“Consumers are, by and large, an optimistic lot. If you advertise ‘up to 40 percent off regular prices,’ many will think the item they’re seeking will be one of those tagged for close to the full discount,” said Sanders. “You’ll attract almost as many shoppers as you would have if you’d offered the 40 percent cut on all the merchandise.”
Using odd pricing has an added benefit of giving shoppers hope that the item they seek will be discounted the maximum amount, said Sanders.
“Precise numbers lead to us assuming more restricted ranges. If you see a sale of ‘up to 39 percent off,’ you’re more likely to think all of the percentages are going to be closer to 39 percent than you would if the discount was ‘up to 40 percent off.’ The shopkeeper has a better chance of getting customers back in the store.”
Play games of chance
Getting customers to “win” a discount will get them excited about your sale without reducing the perceived value of your products. Sanders recommends inviting your customers to play games of chance, like scratch-off tickets that reveal a discount.
“The psychology behind this is that people will attribute the discount to their luck or to having done a bit of work. This leaves undisturbed their sense of the customary price for that item,” he said.
Other games of chance to consider include lotteries, raffles and prize wheels. However, be careful to avoid gambling games, said Sanders. Games that require players to bet money are not usually legal without special permits, so check with your small business attorney first.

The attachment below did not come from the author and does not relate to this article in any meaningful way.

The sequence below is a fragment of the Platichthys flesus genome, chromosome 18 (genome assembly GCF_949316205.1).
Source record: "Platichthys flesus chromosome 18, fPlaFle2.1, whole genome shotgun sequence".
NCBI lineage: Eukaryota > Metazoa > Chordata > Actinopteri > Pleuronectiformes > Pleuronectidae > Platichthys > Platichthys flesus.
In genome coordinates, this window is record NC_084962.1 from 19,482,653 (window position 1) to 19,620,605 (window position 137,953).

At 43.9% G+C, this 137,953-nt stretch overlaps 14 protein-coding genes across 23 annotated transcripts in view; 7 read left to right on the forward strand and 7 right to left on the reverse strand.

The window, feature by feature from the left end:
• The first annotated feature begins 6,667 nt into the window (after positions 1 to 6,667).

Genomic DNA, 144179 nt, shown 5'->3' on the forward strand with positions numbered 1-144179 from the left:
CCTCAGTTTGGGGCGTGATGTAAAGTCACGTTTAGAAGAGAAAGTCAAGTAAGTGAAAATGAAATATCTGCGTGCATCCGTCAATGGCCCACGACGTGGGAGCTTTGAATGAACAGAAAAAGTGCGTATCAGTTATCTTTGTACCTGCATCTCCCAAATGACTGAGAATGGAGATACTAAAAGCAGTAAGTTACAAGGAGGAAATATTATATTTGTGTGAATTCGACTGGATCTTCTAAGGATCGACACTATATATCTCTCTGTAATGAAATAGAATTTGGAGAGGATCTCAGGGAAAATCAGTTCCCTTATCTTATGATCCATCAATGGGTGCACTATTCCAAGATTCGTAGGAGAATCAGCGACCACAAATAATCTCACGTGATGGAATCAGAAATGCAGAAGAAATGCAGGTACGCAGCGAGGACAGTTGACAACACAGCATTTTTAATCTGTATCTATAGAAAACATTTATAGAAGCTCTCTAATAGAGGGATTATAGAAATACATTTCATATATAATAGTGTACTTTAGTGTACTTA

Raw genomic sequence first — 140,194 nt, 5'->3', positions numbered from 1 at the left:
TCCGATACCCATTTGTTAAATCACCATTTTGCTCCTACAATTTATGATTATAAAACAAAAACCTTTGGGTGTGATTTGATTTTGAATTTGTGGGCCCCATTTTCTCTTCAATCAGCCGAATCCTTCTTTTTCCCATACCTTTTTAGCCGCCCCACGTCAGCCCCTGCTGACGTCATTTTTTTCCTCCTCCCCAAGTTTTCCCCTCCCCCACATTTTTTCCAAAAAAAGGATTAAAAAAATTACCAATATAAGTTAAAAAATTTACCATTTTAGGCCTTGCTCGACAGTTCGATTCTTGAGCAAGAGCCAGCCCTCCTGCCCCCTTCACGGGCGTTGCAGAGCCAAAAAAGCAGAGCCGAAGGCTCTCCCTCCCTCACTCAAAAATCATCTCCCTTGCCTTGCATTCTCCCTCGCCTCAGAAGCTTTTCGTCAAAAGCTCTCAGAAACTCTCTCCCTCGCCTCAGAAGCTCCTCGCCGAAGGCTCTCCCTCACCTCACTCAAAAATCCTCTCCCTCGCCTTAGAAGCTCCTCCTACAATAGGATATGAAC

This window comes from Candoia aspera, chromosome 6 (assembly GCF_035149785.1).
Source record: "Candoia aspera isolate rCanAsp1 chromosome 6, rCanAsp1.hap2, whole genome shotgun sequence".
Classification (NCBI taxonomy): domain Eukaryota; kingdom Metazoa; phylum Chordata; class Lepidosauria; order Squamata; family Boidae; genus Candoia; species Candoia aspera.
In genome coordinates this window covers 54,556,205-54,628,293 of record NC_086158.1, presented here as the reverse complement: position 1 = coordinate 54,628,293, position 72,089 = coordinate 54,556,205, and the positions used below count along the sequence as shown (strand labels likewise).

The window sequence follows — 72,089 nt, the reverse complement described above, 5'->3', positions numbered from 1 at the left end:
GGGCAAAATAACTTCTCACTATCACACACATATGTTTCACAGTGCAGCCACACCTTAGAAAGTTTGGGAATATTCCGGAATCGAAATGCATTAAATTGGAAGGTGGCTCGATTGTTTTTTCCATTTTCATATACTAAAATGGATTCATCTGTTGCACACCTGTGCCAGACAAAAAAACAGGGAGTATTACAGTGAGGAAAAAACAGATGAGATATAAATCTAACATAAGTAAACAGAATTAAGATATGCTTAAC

Never give it away for free
No matter how deep your discount goes, don’t give your products away for free, said Sanders.
“A problem in giving deep discounts on items is that it devalues the items for when you return to normal pricing. With the ultimate deep discount (free), you may very well attract lots of takers, but those takers probably won’t fully appreciate what they’re getting,” he said.
Research shows that buy one, get one free deals risk devaluing your products, said Sanders. He recommends charging a nominal amount, like $1, rather than giving the extra item away for free.
“Consumers have an easier time recognizing the value of a big discount when charged even a token price than when getting it for free,” he said.